Baker owes the launch of his Washington career to chance. A top lawyer, he was tennis champion at his Houston country club when gangly George Herbert Walker Bush, a transplanted New Englander making his way in the oil business, came looking for a doubles partner. Baker and Bush clicked on the court—the start of a friendship and co-dependent Republican political relationship that ran successfully for decades.
Bush got Baker his first Washington job as undersecretary of commerce in the Ford administration that succeeded Nixon after Watergate. Soon enough, Ford tapped Baker as delegate hunter in his campaign for the 1976 GOP nomination. Ford lost the election to Jimmy Carter, but Baker escaped blame, a Houdini act he perfected over the years. He was a natural to run Bush’s campaign against Reagan, Bob Dole, and others four years later. When Reagan got the nod, Baker maneuvered Bush into dropping out early enough so that Reagan chose Bush as his running mate despite Bush’s “voodoo economics” zinger about Reagan’s supply-side nostrums. And just like that, the Reagan campaign put Baker in charge of the debates with Jimmy Carter.
That campaign marked the first time Baker flirted with political dirty trickery, but it wouldn’t be the last. One day before the first debate, Baker suddenly came into possession of the Carter campaign’s debate playbook. He later said he got it from Bill Casey, Reagan’s pick for CIA director, who denied all. Eight years later, heading Bush’s run against Michael Dukakis, Baker encouraged the daredevil political strategist Lee Atwater to savage Dukakis. One result was the infamous Willie Horton killer-rapist TV ad run by a supportive political-action committee. And when he ran Bush’s campaign against Bill Clinton in 1992, he directed staffers to check the Democratic candidate’s old passport applications over gossip that, while a student at Oxford, Clinton had tried to give up his U.S. citizenship to evade the Vietnam War draft. That triggered a three-year special prosecutor’s investigation that ultimately cleared Baker.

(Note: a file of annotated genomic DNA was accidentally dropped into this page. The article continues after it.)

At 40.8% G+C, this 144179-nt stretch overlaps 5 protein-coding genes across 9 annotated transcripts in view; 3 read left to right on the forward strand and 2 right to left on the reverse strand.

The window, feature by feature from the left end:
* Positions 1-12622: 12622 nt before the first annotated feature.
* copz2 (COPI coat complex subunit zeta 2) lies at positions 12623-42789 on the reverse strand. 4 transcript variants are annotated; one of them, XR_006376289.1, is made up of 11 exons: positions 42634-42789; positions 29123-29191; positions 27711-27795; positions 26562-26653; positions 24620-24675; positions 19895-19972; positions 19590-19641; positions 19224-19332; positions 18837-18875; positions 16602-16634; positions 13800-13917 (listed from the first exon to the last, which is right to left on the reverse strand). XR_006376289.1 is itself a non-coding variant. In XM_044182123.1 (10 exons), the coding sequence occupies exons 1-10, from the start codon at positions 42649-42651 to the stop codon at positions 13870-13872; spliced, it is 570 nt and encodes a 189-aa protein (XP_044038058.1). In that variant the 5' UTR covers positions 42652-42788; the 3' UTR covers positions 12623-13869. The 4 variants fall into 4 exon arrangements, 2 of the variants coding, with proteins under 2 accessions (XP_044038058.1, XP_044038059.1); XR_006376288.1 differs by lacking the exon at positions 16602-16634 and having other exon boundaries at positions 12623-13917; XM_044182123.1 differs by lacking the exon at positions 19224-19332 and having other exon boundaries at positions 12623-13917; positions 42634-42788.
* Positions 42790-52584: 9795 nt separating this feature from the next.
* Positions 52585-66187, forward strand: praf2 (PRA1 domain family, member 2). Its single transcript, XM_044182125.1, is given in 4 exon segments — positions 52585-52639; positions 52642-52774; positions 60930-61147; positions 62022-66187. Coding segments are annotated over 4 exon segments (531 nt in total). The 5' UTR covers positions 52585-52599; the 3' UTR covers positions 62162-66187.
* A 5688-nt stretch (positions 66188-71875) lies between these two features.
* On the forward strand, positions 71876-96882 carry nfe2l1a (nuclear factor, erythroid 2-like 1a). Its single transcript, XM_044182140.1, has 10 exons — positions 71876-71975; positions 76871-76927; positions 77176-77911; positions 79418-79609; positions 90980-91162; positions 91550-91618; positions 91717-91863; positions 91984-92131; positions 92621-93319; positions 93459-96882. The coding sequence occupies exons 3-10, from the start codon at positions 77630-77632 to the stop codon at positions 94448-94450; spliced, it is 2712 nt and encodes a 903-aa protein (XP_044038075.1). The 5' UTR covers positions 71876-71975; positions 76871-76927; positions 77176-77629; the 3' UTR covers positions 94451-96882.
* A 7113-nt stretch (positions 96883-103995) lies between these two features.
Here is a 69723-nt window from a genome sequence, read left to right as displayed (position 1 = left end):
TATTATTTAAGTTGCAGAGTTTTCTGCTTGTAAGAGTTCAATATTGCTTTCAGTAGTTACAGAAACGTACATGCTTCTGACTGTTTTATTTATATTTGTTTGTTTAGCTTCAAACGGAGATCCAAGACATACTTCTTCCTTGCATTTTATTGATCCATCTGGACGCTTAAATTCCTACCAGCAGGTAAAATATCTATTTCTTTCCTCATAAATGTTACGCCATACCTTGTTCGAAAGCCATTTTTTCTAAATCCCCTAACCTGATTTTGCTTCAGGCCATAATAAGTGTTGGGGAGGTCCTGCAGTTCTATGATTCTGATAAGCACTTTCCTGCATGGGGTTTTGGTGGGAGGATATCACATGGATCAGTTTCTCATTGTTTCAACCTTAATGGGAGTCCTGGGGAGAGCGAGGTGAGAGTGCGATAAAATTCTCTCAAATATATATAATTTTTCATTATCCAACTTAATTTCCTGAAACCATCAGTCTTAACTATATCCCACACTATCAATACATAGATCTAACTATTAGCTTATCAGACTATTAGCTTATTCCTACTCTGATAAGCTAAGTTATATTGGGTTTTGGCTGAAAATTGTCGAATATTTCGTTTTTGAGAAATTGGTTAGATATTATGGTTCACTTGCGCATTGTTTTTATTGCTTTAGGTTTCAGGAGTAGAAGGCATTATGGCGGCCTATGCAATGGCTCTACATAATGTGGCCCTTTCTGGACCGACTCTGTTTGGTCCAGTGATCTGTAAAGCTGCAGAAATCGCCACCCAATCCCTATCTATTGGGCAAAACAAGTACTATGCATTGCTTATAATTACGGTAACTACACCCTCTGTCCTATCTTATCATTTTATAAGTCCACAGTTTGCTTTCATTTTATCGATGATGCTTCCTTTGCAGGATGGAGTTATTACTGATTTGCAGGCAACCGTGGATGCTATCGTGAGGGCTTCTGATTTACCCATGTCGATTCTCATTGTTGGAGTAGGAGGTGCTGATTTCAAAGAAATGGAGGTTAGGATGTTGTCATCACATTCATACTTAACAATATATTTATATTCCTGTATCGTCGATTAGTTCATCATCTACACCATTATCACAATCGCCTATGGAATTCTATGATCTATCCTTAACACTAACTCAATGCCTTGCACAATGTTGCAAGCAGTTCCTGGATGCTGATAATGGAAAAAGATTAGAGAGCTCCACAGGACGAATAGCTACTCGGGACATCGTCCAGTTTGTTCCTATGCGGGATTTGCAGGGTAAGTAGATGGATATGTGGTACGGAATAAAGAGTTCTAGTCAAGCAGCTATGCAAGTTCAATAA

He was hypersensitive about his growing reputation as a fixer and craved respect as a Washington power broker. But Baker could be mouthy. He would curse like an oil-field roustabout and loved dirty jokes. “Did you get laid last night?” he quizzed a staffer every morning during one campaign. He called portly Ed Meese, his rival in the early days of the Reagan regime, “Poppin’ fresh,” the Pillsbury dough boy. He called Ross Perot a “juggy-eared prick.” When Jack Kemp, then housing secretary, stepped out of his lane to press Reagan to recognize Lithuania during the collapse of the Soviet Union, Baker exclaimed, “F—- you, Kemp!” in the Oval Office.
As Bush had steered him to Washington, Reagan took Baker out of the back rooms and made him chief of staff. Meese was supposed to be co-equal as head of domestic policy, but Baker got him to sign a contract defining their roles that made Baker the dominant player. And dominate he did, running a tight, early-on-deck ship with a small group of loyal aides to execute his orders. He divided problems into three categories: “easy, hard but doable, and impossible.” The authors write: “The first he left to others, the last he wrote off, and the middle is where he focused his energies.” He liked to sign memos JAB III—a tactical warning as well as his initials. And there was substance: Among other coups, Baker collaborated with House Speaker Tip O’Neill, the Democratic pol out of central casting, to stabilize Social Security in 1983—a classic example of Baker’s gift for bipartisan dealmaking.